16. What the hell is stretching anyway!? Jules Mitchell totally blew my mind when the work she did for her Master’s Thesis confirmed what I had been experiencing my whole life: “The concept of stretching in itself, at least in the yoga community, this idea that if you stretch more and stretch harder that it will get longer and you will increase your range and you will get more flexible has very little truth to it. In reality that’s just damaging it [the tissue]. If you hold a rubber band and stretch it, then you release that- you release the load- it goes back to its original shape.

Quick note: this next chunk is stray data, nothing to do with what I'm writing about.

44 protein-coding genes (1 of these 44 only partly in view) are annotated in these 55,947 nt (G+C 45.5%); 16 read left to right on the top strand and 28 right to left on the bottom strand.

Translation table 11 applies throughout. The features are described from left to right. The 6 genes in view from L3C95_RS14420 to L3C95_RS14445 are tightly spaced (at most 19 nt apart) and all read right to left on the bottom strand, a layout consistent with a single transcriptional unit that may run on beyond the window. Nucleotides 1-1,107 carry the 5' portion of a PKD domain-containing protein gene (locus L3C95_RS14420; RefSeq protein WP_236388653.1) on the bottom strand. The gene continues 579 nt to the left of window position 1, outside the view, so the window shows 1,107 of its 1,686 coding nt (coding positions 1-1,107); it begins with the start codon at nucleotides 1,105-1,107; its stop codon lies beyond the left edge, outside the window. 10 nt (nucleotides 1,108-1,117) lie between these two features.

Lack of range of motion is not realty about lengthening. It’s much more an issue of tolerance. It’ s a use it or lose it thing. If you never work in that range of motion your body doesn’t understand it and doesn’t want to go there.

So your nervous system limits your range of motion. That argument is the hardest one to come to terms with- that for the most part range of motion is an issue of tolerance and not mechanical length. “Tolerance” means can they go there? When they hit the end of their range, that’s their nervous system limiting their range. If they were under anesthesia, they would have a full range of motion.”

17. Compression doesn’t just make your back feel cranky. Eric Goodman: “The modern body is super compressed- we are losing the war against gravity terribly. What about the digestive issues, the depression, the mood issues- these are just other forms of compression.”